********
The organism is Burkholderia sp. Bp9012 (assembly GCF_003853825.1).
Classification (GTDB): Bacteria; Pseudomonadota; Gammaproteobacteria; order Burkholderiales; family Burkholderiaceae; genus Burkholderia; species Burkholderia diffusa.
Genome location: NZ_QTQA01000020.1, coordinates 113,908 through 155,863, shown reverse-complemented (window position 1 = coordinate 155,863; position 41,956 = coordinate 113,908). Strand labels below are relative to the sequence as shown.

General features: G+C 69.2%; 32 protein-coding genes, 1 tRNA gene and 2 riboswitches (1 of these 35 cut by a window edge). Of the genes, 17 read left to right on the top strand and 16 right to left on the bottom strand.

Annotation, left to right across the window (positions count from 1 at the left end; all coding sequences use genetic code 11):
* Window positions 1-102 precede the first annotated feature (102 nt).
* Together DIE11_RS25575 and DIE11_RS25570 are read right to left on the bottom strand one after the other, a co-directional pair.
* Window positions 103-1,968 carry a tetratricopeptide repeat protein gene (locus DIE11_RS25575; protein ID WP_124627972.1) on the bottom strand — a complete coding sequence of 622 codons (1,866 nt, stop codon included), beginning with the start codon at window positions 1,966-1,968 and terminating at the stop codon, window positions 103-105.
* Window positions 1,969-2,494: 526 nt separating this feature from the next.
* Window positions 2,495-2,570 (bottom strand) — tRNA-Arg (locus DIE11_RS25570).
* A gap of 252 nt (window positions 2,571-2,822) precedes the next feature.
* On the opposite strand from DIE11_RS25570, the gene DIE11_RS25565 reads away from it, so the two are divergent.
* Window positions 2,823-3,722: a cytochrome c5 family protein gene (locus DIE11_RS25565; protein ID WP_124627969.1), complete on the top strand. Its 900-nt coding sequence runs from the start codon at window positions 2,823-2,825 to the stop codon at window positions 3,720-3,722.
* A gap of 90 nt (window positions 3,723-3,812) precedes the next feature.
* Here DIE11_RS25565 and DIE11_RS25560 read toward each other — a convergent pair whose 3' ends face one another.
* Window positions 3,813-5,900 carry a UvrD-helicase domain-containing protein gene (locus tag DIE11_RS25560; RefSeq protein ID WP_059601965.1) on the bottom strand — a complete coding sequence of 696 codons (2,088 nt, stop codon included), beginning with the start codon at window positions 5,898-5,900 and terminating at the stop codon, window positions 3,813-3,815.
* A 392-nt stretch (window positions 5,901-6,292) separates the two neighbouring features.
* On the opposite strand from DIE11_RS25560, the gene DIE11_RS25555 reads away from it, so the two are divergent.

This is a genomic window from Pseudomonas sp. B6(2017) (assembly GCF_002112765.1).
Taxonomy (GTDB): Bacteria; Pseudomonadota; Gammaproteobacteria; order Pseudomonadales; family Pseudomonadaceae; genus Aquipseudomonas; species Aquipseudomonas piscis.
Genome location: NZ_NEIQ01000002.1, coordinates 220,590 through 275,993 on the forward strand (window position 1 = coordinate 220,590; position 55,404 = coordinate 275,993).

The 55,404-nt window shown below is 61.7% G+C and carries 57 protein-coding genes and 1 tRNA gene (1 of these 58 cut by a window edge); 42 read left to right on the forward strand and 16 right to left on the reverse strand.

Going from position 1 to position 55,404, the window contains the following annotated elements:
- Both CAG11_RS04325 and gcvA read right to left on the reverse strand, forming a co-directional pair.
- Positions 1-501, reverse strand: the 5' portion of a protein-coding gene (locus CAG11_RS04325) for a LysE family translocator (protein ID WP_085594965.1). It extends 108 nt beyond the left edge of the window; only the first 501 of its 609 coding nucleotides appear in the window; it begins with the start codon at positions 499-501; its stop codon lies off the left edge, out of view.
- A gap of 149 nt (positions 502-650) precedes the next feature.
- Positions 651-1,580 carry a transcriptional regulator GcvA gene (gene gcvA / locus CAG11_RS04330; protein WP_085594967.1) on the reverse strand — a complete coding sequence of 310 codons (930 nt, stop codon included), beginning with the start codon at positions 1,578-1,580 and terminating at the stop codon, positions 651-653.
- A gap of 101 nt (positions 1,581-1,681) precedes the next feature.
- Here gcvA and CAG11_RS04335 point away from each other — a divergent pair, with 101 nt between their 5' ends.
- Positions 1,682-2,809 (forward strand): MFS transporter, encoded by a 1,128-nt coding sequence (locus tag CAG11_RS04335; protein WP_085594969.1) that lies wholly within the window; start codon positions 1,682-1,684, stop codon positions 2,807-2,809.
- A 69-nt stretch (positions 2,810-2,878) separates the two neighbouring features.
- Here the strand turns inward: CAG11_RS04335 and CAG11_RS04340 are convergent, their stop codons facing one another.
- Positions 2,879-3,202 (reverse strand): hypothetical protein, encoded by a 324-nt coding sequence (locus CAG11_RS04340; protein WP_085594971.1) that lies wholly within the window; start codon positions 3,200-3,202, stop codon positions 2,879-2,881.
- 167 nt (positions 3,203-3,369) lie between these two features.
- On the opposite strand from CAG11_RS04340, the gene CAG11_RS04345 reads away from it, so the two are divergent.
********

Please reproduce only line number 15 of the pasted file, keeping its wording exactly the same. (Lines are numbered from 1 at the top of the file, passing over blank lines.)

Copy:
* Here DIE11_RS25565 and DIE11_RS25560 read toward each other — a convergent pair whose 3' ends face one another.